Human rights activists in Russia, Ukraine and Belarus win Nobel Peace Prize, in rebuke to Putin

Belarusian human rights activist Ales Bialiatski
Jailed Belarusian activist Ales Bialiatski, the head of Human Rights Center Viasna, shares the 2022 Nobel Peace Prize with human rights groups in Ukraine and Russia.
(Sergei Grits / Associated Press)

Activists from Ukraine, Belarus and Russia won the Nobel Peace Prize on Friday — a strong rebuke to Russian President Vladimir Putin, whose invasion of Ukraine has outraged the international community, and to his authoritarian ally, the leader of Belarus.

Ukraine’s Center for Civil Liberties, the Russian human rights group Memorial and imprisoned Belarusian activist Ales Bialiatski were chosen by the Norwegian Nobel Committee to share the award. The announcement came as Russia’s war in Ukraine is well into its eighth month.

Berit Reiss-Andersen, chair of the Norwegian Nobel Committee, said the judges wanted to honor “three outstanding champions of human rights, democracy and peaceful coexistence in the neighbor countries Belarus, Russia and Ukraine.”


“Through their consistent efforts in favor of human values and anti-militarism and principles of law, this year’s laureates have revitalized and honored Alfred Nobel’s vision of peace and fraternity between nations, a vision most needed in the world today,” Reiss-Andersen told reporters in Oslo.

Belarus’ Foreign Ministry denounced the Nobel Committee for honoring Bialiatski, with a spokesman calling its choices in recent years so “politicized” that “Alfred Nobel got tired of turning in his grave.”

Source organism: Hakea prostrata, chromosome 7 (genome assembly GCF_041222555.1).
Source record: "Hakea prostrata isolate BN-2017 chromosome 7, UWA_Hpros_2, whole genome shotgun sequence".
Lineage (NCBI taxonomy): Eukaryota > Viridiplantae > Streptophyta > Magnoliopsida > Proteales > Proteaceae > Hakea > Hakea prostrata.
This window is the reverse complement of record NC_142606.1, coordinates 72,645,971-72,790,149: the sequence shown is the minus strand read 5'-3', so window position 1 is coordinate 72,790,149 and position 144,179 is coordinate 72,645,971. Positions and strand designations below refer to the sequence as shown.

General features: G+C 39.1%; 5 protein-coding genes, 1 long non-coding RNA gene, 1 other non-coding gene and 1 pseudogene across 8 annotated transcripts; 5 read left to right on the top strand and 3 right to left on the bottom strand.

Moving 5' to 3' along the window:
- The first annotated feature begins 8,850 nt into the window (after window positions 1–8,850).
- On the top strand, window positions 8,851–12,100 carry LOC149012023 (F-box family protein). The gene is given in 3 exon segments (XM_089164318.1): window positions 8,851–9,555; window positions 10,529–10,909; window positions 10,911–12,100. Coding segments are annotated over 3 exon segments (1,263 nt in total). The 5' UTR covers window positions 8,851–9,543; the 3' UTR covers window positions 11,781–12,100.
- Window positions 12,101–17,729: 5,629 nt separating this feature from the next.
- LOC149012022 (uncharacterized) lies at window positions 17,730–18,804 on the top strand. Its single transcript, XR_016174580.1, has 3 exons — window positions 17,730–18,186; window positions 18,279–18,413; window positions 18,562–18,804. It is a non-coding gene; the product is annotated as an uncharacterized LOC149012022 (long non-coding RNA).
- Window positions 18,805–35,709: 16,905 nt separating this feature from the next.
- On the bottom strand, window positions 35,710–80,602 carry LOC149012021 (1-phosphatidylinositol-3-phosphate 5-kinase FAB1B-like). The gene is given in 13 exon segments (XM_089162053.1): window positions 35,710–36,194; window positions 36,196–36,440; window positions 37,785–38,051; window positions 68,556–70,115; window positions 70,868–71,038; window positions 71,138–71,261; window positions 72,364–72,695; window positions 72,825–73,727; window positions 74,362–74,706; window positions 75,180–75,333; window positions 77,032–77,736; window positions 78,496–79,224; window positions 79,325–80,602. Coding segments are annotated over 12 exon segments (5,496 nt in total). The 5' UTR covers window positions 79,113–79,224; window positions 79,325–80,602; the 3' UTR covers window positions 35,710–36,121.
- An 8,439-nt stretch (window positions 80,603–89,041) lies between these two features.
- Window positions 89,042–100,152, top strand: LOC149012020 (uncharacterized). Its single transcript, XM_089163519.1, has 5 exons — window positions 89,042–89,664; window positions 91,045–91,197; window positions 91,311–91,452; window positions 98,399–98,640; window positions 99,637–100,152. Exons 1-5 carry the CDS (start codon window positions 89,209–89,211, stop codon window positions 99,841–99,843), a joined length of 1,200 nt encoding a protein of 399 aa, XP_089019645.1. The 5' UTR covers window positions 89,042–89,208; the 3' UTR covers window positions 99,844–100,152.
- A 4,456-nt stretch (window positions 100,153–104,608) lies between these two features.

Asked whether the Nobel Committee was intentionally rebuking Putin, who turned 70 on Friday, Reiss-Andersen said that “we always give a prize for something and to somebody and not against anyone.”

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“This prize is not addressing President Putin, not for his birthday or in any other sense, except that his government, as [is] the government in Belarus, is representing an authoritarian government that is suppressing human rights activists,” she said.

It was the second straight year that Putin’s repressive government was implicitly admonished with the prize.


It was awarded last year to Dmitry Muratov, the editor of independent Russian newspaper Novaya Gazeta, and Philippine journalist Maria Ressa, for their efforts to safeguard freedom of expression. Both have struggled in the last year.

This year the prize comes amid the largest war in Europe since World War II, a conflict that has displaced millions from their homes, destroyed cities and killed a still-undetermined number of people.